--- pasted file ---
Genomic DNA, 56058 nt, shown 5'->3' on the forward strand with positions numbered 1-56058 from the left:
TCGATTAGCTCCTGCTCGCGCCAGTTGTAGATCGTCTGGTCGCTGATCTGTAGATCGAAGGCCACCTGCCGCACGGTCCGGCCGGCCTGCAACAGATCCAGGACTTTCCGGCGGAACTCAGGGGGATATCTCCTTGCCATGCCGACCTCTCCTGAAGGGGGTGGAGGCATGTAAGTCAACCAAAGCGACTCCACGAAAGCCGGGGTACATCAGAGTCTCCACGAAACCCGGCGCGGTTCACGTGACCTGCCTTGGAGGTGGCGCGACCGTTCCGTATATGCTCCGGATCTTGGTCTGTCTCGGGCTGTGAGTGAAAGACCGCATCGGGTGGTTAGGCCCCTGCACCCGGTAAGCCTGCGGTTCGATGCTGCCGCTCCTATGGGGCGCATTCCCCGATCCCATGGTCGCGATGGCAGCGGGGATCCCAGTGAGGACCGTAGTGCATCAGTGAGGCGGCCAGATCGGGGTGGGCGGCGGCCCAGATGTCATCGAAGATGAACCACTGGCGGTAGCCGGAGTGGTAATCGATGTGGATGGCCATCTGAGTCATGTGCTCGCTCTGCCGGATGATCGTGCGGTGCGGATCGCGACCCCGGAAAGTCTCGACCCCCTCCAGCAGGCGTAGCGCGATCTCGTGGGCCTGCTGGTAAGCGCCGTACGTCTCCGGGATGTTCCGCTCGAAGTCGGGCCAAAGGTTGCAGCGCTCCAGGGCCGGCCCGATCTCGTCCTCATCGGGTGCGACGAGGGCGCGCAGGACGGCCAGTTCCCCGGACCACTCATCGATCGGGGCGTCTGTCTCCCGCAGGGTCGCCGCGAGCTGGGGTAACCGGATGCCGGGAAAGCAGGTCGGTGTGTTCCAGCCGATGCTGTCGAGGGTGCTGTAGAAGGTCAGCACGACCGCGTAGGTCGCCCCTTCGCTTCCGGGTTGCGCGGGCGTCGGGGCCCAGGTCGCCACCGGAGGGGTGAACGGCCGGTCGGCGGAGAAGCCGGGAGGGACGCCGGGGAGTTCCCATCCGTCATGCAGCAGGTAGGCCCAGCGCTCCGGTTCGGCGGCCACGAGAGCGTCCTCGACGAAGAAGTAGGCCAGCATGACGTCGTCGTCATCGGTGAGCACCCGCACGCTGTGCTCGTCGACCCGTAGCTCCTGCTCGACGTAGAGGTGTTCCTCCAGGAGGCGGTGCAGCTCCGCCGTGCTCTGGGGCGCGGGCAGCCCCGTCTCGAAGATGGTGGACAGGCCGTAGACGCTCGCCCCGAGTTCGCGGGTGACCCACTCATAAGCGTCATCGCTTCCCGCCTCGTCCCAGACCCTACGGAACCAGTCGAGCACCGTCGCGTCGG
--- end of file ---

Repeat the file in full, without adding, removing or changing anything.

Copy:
Genomic DNA, 56058 nt, shown 5'->3' on the forward strand with positions numbered 1-56058 from the left:
TCGATTAGCTCCTGCTCGCGCCAGTTGTAGATCGTCTGGTCGCTGATCTGTAGATCGAAGGCCACCTGCCGCACGGTCCGGCCGGCCTGCAACAGATCCAGGACTTTCCGGCGGAACTCAGGGGGATATCTCCTTGCCATGCCGACCTCTCCTGAAGGGGGTGGAGGCATGTAAGTCAACCAAAGCGACTCCACGAAAGCCGGGGTACATCAGAGTCTCCACGAAACCCGGCGCGGTTCACGTGACCTGCCTTGGAGGTGGCGCGACCGTTCCGTATATGCTCCGGATCTTGGTCTGTCTCGGGCTGTGAGTGAAAGACCGCATCGGGTGGTTAGGCCCCTGCACCCGGTAAGCCTGCGGTTCGATGCTGCCGCTCCTATGGGGCGCATTCCCCGATCCCATGGTCGCGATGGCAGCGGGGATCCCAGTGAGGACCGTAGTGCATCAGTGAGGCGGCCAGATCGGGGTGGGCGGCGGCCCAGATGTCATCGAAGATGAACCACTGGCGGTAGCCGGAGTGGTAATCGATGTGGATGGCCATCTGAGTCATGTGCTCGCTCTGCCGGATGATCGTGCGGTGCGGATCGCGACCCCGGAAAGTCTCGACCCCCTCCAGCAGGCGTAGCGCGATCTCGTGGGCCTGCTGGTAAGCGCCGTACGTCTCCGGGATGTTCCGCTCGAAGTCGGGCCAAAGGTTGCAGCGCTCCAGGGCCGGCCCGATCTCGTCCTCATCGGGTGCGACGAGGGCGCGCAGGACGGCCAGTTCCCCGGACCACTCATCGATCGGGGCGTCTGTCTCCCGCAGGGTCGCCGCGAGCTGGGGTAACCGGATGCCGGGAAAGCAGGTCGGTGTGTTCCAGCCGATGCTGTCGAGGGTGCTGTAGAAGGTCAGCACGACCGCGTAGGTCGCCCCTTCGCTTCCGGGTTGCGCGGGCGTCGGGGCCCAGGTCGCCACCGGAGGGGTGAACGGCCGGTCGGCGGAGAAGCCGGGAGGGACGCCGGGGAGTTCCCATCCGTCATGCAGCAGGTAGGCCCAGCGCTCCGGTTCGGCGGCCACGAGAGCGTCCTCGACGAAGAAGTAGGCCAGCATGACGTCGTCGTCATCGGTGAGCACCCGCACGCTGTGCTCGTCGACCCGTAGCTCCTGCTCGACGTAGAGGTGTTCCTCCAGGAGGCGGTGCAGCTCCGCCGTGCTCTGGGGCGCGGGCAGCCCCGTCTCGAAGATGGTGGACAGGCCGTAGACGCTCGCCCCGAGTTCGCGGGTGACCCACTCATAAGCGTCATCGCTTCCCGCCTCGTCCCAGACCCTACGGAACCAGTCGAGCACCGTCGCGTCGG